Although total knee replacement recovery takes up to 12 weeks, some people may notice significant progress as early as 4 weeks. In the initial stages, the focus is on rest, wound care, and nutrition.

Some people may be able to start resuming regular household activities around 3–6 weeks after total knee replacement surgery. Knee exercises are important during the entire recovery process.

This article discusses what to expect during recovery after total knee replacement surgery.

A surgeon wrapping a bandage around a person's knee after surgeryShare on Pinterest
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While recovery timelines vary from person to person, the following provides a general idea of what an individual may expect after total knee replacement surgery.

Day 1

This surgery is sometimes an outpatient procedure, which means it does not always require an overnight hospital stay. A person who undergoes total knee replacement surgery can expect to wait in a recovery room after the procedure. Nurses will monitor them until the anesthesia wears off. Sometimes, the surgeon may recommend a 1–3 night hospital stay.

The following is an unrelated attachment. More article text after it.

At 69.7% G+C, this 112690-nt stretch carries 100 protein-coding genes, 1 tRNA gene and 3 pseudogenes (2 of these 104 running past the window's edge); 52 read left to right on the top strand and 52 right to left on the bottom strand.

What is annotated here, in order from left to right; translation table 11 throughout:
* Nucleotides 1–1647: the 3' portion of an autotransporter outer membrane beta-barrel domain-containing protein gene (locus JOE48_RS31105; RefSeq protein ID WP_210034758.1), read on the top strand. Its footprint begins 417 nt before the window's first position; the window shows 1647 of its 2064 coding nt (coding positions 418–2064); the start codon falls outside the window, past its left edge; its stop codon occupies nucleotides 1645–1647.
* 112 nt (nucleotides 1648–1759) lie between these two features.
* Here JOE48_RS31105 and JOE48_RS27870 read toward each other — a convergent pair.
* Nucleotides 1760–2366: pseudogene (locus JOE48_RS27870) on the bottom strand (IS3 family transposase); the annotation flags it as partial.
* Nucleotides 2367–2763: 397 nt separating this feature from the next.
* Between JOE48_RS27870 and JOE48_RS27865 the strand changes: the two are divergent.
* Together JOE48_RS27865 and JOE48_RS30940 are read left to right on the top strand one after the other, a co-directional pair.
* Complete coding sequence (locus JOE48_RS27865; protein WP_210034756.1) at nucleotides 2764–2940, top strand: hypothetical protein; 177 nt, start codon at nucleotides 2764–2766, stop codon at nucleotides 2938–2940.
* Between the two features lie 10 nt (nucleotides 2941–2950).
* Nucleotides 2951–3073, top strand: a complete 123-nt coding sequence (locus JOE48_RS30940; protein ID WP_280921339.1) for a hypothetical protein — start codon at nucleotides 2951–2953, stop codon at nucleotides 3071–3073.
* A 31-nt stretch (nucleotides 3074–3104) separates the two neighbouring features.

Pain is a common part of the healing process. It is important only to take pain medications as directed by a healthcare professional. The following may provide relief:

Most people can safely begin gentle exercises within hours after the surgery. This helps prevent blood clots and aids with restoring movement.

Operating a vehicle in the weeks after a total knee replacement surgery is unsafe. Therefore, it is important that an individual has a ride home in place before surgery.

Week 1

The week immediately following the procedure requires significant rest. However, it is best for people to continue performing knee exercises recommended by a physical therapist at this stage.

Getting up to walk once every 5–60 minutes helps prevent blood clots. Breathing exercises can also prevent surgical complications such as pneumonia. Keeping the knee elevated will ease postoperative swelling.

Experiencing a decreased appetite is typical. However, eating a healthy and balanced diet rich in iron and protein is important to provide the body with the nutrients it requires to heal.

Assistive walking devices can help with daily activities, as can handrails in places such as the shower or near the toilet.

Week 3